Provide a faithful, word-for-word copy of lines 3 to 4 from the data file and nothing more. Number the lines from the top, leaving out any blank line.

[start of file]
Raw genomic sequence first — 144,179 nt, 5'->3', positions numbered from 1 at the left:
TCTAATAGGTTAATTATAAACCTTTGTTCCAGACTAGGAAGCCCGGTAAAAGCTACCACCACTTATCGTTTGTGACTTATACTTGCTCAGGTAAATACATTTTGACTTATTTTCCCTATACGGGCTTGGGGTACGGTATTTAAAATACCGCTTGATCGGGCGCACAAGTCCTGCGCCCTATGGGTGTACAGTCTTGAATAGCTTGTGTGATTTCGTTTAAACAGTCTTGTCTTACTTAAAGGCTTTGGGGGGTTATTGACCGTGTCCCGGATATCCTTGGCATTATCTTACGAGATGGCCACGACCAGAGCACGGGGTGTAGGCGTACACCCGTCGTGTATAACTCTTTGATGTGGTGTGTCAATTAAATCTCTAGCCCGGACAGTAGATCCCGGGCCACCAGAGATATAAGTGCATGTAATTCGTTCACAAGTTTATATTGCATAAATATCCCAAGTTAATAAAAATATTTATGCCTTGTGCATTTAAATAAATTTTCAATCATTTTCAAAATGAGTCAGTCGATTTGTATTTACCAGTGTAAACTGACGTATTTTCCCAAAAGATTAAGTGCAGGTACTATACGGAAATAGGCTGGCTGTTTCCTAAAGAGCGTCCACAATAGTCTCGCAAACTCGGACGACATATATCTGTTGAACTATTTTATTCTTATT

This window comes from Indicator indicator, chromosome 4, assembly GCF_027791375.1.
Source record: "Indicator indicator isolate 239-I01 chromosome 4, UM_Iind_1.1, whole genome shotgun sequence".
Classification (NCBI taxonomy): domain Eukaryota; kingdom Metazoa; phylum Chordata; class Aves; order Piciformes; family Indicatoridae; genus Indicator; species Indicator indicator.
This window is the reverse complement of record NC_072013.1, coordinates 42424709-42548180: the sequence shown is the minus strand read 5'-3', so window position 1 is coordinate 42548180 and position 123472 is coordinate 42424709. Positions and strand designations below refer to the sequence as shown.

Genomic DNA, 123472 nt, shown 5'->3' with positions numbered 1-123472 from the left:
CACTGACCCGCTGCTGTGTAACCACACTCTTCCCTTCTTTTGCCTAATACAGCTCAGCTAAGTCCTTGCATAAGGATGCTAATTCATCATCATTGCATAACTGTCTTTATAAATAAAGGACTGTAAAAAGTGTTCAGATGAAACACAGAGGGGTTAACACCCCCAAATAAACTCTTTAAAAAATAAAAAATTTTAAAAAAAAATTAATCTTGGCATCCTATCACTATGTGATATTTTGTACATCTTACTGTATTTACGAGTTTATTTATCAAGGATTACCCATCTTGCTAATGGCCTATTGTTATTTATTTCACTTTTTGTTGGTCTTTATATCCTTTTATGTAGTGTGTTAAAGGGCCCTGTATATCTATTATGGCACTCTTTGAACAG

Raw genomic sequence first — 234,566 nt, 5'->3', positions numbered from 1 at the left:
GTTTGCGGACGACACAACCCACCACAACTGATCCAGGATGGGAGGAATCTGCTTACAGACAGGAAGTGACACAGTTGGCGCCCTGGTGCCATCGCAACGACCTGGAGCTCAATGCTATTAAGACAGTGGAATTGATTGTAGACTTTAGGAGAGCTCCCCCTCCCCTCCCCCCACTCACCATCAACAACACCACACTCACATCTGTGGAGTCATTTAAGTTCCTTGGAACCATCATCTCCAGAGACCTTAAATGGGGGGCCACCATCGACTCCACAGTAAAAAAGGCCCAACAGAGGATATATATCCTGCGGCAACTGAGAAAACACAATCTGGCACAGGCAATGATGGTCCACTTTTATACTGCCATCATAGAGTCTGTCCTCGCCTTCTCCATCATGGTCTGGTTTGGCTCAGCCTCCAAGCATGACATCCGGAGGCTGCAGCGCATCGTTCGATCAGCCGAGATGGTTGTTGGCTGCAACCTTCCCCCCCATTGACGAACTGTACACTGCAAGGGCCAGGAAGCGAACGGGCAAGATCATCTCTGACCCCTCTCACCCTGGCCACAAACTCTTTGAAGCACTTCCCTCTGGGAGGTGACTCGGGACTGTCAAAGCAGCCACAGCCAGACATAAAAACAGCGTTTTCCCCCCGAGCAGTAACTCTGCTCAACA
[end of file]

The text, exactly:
This window comes from Indicator indicator, chromosome 4, assembly GCF_027791375.1.
Source record: "Indicator indicator isolate 239-I01 chromosome 4, UM_Iind_1.1, whole genome shotgun sequence".